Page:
Diamonds in the Rough: Summer indies to seek out

By Karsten Burgstahler

Every summer Hollywood inundates theaters with blockbusters. This year box office receipts are up 10.2 percent from last year, not accounting for inflation; overall attendance is up 6.6 percent. However, the season was frontloaded; the highest grossing film of the summer, “Iron Man 3,” was also the first film of the summer.

And in the summer of successes like “Iron Man 3” and “Despicable Me 2,” little releases tend to fly under the radar. But audiences who seek out indie films are likely to be much more satisfied than those who settled for “White House Down” and “Pacific Rim.” The specialty box office was filled with great movies this summer; even though they may be a bit harder to find than “Star Trek Into Darkness,” here are a few that you should seek out, whether on DVD or in their last weeks at the theater:

“The East”


(On DVD Sept. 17)

Ellen Page and Alexander Skarsgard led a great cast in this eco-thriller, which never came to the Carbondale area but will soon be on DVD. The film follows Sarah (Brit Marling), an undercover operative working for security firm focused on protecting the interests of its rich clients. Sarah infiltrates The East, an eco-terrorist group bent on making industrialists pay for their crimes against the environment. But as Sarah digs deeper, she finds herself drawn in to the group’s mindset.

From time to time, “The East” can be preachy, especially during the climax, and the movie does drag during its second act. For the most part though the film is an involving thriller with some stellar performances. It’s the thriller summer deserves, but its limited release kept it from being in the public eye too long.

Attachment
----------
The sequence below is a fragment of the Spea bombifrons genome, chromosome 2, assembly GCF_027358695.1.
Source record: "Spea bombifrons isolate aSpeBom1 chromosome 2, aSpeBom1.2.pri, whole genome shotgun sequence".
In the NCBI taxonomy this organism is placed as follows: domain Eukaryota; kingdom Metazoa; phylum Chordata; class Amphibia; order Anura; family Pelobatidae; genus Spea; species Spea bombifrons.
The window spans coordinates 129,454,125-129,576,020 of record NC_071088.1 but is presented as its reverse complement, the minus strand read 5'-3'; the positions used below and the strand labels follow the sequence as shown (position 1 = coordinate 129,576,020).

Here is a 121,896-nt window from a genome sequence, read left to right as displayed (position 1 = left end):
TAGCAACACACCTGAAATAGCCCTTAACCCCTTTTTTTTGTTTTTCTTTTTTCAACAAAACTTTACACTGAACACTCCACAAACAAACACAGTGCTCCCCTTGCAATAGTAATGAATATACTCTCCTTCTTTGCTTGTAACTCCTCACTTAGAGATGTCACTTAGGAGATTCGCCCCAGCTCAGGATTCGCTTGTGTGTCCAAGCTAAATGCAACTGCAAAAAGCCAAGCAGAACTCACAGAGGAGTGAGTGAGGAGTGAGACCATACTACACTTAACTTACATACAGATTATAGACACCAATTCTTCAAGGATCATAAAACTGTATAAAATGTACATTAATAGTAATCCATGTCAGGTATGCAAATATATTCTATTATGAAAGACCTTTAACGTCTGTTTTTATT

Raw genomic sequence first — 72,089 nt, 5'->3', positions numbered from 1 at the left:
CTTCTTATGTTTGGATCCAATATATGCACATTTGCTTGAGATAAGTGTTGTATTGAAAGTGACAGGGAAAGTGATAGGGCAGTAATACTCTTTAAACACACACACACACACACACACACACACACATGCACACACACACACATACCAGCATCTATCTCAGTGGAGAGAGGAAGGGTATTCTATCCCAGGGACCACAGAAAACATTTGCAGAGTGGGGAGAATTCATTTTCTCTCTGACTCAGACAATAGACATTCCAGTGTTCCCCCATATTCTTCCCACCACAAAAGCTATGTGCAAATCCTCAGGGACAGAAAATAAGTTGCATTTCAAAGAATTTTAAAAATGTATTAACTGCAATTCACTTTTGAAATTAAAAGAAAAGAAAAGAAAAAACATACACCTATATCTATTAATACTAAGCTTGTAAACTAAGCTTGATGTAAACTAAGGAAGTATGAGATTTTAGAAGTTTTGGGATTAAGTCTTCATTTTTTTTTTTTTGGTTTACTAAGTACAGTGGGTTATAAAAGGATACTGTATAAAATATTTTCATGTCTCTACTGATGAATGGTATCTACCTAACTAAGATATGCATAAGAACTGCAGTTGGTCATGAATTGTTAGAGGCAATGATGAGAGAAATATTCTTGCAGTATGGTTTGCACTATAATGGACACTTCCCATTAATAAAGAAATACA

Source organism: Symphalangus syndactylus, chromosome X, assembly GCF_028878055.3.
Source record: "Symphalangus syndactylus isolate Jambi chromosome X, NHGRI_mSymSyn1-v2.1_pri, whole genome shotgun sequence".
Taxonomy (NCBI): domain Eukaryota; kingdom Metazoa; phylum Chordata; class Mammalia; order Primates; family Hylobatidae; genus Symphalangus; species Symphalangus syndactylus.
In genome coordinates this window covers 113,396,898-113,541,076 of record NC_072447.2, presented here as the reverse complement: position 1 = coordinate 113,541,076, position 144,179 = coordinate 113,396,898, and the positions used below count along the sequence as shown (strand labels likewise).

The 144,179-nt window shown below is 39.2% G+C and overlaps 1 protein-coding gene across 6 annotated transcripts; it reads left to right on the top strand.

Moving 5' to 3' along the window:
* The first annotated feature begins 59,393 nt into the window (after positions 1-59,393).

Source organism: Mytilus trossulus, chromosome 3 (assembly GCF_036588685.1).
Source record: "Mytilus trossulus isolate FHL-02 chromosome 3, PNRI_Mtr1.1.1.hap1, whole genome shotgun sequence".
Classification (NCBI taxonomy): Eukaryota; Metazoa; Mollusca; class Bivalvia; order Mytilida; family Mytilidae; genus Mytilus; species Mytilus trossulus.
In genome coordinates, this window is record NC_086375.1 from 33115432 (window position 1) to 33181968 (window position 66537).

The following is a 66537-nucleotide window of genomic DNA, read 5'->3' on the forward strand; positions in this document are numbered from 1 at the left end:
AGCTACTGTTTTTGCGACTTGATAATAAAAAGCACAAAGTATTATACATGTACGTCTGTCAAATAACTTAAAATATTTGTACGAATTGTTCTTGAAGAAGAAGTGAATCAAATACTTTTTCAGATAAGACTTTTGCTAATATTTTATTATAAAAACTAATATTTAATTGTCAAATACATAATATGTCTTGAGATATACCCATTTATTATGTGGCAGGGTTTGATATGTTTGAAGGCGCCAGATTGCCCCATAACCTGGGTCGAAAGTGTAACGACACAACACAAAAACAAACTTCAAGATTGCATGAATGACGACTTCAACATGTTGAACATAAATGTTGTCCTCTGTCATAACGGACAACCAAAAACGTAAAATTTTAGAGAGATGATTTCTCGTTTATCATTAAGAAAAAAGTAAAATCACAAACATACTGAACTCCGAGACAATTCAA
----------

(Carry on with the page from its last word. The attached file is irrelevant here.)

“The Bling Ring”

(On DVD Sept. 17)

This true-crime story concerns the title group, several teenagers who, over the course of a few months, broke into the homes of some of Hollywood’s richest celebrities, including Paris Hilton and Orlando Bloom. They didn’t have to case the joint; they simply paid attention to when their targets were out of town using social media and made themselves at home. Emma Watson plays one of the teenagers, and she nails the narcissistic “gimme” attitude these kids sported.

Director Sofia Coppola could have made a simple black comedy about these kids; instead, she uses the true story as a meditation on our celebrity-obsessed culture. These kids weren’t simply satisfied with the thousands of dollars in merchandise they took — they were in love with the fact that they were so close to these untouchable stars. They were desperate to be famous. Coppola lucked out that this story was available as a cautionary tale of what happens when teens have unlimited access to info and very little control from any authority figure.


“The Way, Way Back”

(Now Playing at the University Place 8)

In a column a few weeks ago, I said critics use too much hyperbole, naming movies “The best film of the summer” with two months left to go. But now that summer is over, I feel I can now accurately make this statement: “The Way, Way Back” is the best film of the summer.